Community Group Warns Army to Reinitiate FWS Review of Makua

Recent fire call into question Army's ability to protect endangered species


David Henkin, Earthjustice (808) 599-2436


Sparky Rodrigues, Malama Makua (808) 352-0059

Earthjustice sent a letter on behalf of Wai`anae Coast community group Malama Makua notifying the United States Army ("Army") of the group’s intent to sue for violations of the federal Endangered Species Act ("ESA") unless the Army promptly reinitiates formal consultation with the United States Fish and Wildlife Service ("Service") to assess potential impacts of military activities at Makua Military Reservation ("MMR") on more than 40 endangered plant and animal species. The ESA requires the Army to reinitiate such formal consultation based on the "new information" provided by the catastrophic fire at MMR set by the Army on July 22, 2003, which burned much of MMR and destroyed at least 71 individual endangered plants and 150 acres of designated critical habitat (areas essential to species recovery) for the endangered O`ahu `elepaio (a forest bird) and endangered plants. Reinitiation of formal consultation is also required due to the designation on June 17, 2003 of critical habitat for at least 35 species of endangered plants on MMR’s borders, some of which burned during the July 2003 fire. To date, the Army has refused to comply with the legal mandate to reinitiate formal consultation, despite repeated requests from the community to do so.

"For nearly two months, we’ve been asking the Army to do the right thing, to go into formal consultation to make sure that military activities at Makua don’t push native species to extinction," said Malama Makua board member Sparky Rodrigues. "But enough is enough. It’s time for the Army to stop foot dragging and start consulting."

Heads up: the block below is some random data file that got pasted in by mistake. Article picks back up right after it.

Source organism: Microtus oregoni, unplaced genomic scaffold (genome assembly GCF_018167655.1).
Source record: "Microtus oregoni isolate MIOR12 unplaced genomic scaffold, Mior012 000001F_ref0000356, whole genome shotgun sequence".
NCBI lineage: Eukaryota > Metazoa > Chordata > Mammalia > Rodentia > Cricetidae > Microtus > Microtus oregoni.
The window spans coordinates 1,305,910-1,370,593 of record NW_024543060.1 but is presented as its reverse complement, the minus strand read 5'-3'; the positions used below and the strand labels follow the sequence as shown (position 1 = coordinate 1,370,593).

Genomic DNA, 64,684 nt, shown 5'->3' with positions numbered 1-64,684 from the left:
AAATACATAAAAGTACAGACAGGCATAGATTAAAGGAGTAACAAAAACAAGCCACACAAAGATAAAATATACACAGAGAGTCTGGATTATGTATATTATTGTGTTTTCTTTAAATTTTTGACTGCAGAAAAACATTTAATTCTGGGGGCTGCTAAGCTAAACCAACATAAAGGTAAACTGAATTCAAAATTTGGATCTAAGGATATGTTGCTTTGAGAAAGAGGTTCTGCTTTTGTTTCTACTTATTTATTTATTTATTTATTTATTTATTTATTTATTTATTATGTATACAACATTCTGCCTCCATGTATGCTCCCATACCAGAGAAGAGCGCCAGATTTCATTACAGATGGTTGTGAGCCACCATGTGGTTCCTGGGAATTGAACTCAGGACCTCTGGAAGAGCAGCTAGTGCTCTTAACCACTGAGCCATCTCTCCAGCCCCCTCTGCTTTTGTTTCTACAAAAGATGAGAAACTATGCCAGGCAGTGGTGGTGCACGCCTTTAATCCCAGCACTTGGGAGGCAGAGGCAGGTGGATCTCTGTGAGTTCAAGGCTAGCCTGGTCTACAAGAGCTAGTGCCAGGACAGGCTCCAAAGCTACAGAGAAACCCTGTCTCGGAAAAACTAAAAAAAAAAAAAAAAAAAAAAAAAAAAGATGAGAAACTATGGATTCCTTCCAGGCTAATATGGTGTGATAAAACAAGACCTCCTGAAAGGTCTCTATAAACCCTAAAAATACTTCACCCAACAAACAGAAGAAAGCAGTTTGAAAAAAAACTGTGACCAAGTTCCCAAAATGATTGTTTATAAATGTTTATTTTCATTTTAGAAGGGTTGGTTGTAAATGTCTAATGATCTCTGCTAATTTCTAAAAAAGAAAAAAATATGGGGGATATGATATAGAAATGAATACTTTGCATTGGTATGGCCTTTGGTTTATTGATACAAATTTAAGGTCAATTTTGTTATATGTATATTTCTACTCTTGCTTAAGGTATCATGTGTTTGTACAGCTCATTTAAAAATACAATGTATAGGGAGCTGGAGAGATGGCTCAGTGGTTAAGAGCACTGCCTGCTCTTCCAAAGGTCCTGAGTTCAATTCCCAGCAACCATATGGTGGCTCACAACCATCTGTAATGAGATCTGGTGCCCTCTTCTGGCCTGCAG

Earthjustice sent a similar notice letter on behalf of Malama Makua in September 1998, prompting the Army to enter into formal consultation. In ultimately concluding that the Army’s activities would not violate the ESA’s prohibitions on pushing endangered species at MMR to extinction or destroying critical habitat, the Service specifically relied on conservation measures proposed by the Army, including a new, and allegedly improved, fire management plan. This earlier consultation made it clear that if the Army failed to implement the fire management plan, or if its measures proved ineffective, reinitiation of consultation would be required.

"If the Army’s fire management plans were adequate, the July 2003 fire would not have turned into a disaster," explained Earthjustice attorney David Henkin. "You have to remember

that this fire was not started by accident; it was not something the Army had to rush to fight on short notice. Rather, it was a planned event, part of the Army’s fire management program, set within the firebreak road system. The Army had every opportunity to have all of its firefighting assets fully briefed and at the ready before the blaze was ignited. The Army’s total failure to contain the flames demonstrates that its fire management plan is completely ineffective. The law requires the Army immediately to reinitiate consultation to ensure that such a disaster never happens again."

"Frankly, I don’t know what the Army is waiting for," said William `Aila, spokesperson for Wai`anae community group Hui Malama o Makua. "We already know that the fire caused major devastation to endangered species and impacted the mana (spiritual force) of Makua’s cultural sites. What else does the Army need to know before it admits that it has go back to the drawing board with its conservation plans?"

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